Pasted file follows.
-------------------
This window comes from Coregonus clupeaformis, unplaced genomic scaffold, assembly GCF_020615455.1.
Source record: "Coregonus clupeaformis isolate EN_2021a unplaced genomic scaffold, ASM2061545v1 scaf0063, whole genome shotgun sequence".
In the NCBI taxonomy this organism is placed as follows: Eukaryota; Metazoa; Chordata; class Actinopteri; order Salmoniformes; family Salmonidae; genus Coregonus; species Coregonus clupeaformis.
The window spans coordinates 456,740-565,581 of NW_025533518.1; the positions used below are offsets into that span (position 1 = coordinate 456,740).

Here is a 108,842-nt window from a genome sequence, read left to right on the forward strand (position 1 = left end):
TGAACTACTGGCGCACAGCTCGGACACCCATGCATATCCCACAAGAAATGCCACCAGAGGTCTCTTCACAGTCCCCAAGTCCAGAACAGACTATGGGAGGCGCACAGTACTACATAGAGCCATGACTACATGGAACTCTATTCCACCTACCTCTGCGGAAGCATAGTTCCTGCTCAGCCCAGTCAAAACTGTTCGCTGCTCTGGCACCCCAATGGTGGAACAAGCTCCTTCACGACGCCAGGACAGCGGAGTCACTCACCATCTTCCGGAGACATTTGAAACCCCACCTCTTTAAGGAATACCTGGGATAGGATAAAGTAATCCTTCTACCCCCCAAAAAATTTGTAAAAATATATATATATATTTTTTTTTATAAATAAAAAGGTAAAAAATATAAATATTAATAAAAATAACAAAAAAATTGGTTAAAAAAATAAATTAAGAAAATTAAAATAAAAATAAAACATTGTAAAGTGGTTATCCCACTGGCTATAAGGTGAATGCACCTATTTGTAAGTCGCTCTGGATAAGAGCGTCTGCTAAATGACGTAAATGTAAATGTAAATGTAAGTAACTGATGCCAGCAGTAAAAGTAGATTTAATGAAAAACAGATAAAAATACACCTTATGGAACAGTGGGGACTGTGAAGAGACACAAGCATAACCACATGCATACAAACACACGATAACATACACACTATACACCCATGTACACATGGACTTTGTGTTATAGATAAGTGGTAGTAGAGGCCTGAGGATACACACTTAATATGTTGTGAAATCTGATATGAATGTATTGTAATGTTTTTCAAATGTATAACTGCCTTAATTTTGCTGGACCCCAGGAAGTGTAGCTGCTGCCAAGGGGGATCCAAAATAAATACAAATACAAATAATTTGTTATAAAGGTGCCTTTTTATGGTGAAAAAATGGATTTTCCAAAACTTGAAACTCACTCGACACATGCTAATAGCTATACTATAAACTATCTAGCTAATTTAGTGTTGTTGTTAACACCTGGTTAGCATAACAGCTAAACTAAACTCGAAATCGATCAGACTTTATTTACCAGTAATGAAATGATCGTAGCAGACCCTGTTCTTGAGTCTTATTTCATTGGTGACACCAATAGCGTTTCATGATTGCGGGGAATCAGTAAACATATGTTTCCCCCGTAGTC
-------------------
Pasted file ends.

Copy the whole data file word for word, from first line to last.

This window comes from Coregonus clupeaformis, unplaced genomic scaffold, assembly GCF_020615455.1.
Source record: "Coregonus clupeaformis isolate EN_2021a unplaced genomic scaffold, ASM2061545v1 scaf0063, whole genome shotgun sequence".
In the NCBI taxonomy this organism is placed as follows: Eukaryota; Metazoa; Chordata; class Actinopteri; order Salmoniformes; family Salmonidae; genus Coregonus; species Coregonus clupeaformis.
The window spans coordinates 456,740-565,581 of NW_025533518.1; the positions used below are offsets into that span (position 1 = coordinate 456,740).

Here is a 108,842-nt window from a genome sequence, read left to right on the forward strand (position 1 = left end):
TGAACTACTGGCGCACAGCTCGGACACCCATGCATATCCCACAAGAAATGCCACCAGAGGTCTCTTCACAGTCCCCAAGTCCAGAACAGACTATGGGAGGCGCACAGTACTACATAGAGCCATGACTACATGGAACTCTATTCCACCTACCTCTGCGGAAGCATAGTTCCTGCTCAGCCCAGTCAAAACTGTTCGCTGCTCTGGCACCCCAATGGTGGAACAAGCTCCTTCACGACGCCAGGACAGCGGAGTCACTCACCATCTTCCGGAGACATTTGAAACCCCACCTCTTTAAGGAATACCTGGGATAGGATAAAGTAATCCTTCTACCCCCCAAAAAATTTGTAAAAATATATATATATATTTTTTTTTATAAATAAAAAGGTAAAAAATATAAATATTAATAAAAATAACAAAAAAATTGGTTAAAAAAATAAATTAAGAAAATTAAAATAAAAATAAAACATTGTAAAGTGGTTATCCCACTGGCTATAAGGTGAATGCACCTATTTGTAAGTCGCTCTGGATAAGAGCGTCTGCTAAATGACGTAAATGTAAATGTAAATGTAAGTAACTGATGCCAGCAGTAAAAGTAGATTTAATGAAAAACAGATAAAAATACACCTTATGGAACAGTGGGGACTGTGAAGAGACACAAGCATAACCACATGCATACAAACACACGATAACATACACACTATACACCCATGTACACATGGACTTTGTGTTATAGATAAGTGGTAGTAGAGGCCTGAGGATACACACTTAATATGTTGTGAAATCTGATATGAATGTATTGTAATGTTTTTCAAATGTATAACTGCCTTAATTTTGCTGGACCCCAGGAAGTGTAGCTGCTGCCAAGGGGGATCCAAAATAAATACAAATACAAATAATTTGTTATAAAGGTGCCTTTTTATGGTGAAAAAATGGATTTTCCAAAACTTGAAACTCACTCGACACATGCTAATAGCTATACTATAAACTATCTAGCTAATTTAGTGTTGTTGTTAACACCTGGTTAGCATAACAGCTAAACTAAACTCGAAATCGATCAGACTTTATTTACCAGTAATGAAATGATCGTAGCAGACCCTGTTCTTGAGTCTTATTTCATTGGTGACACCAATAGCGTTTCATGATTGCGGGGAATCAGTAAACATATGTTTCCCCCGTAGTC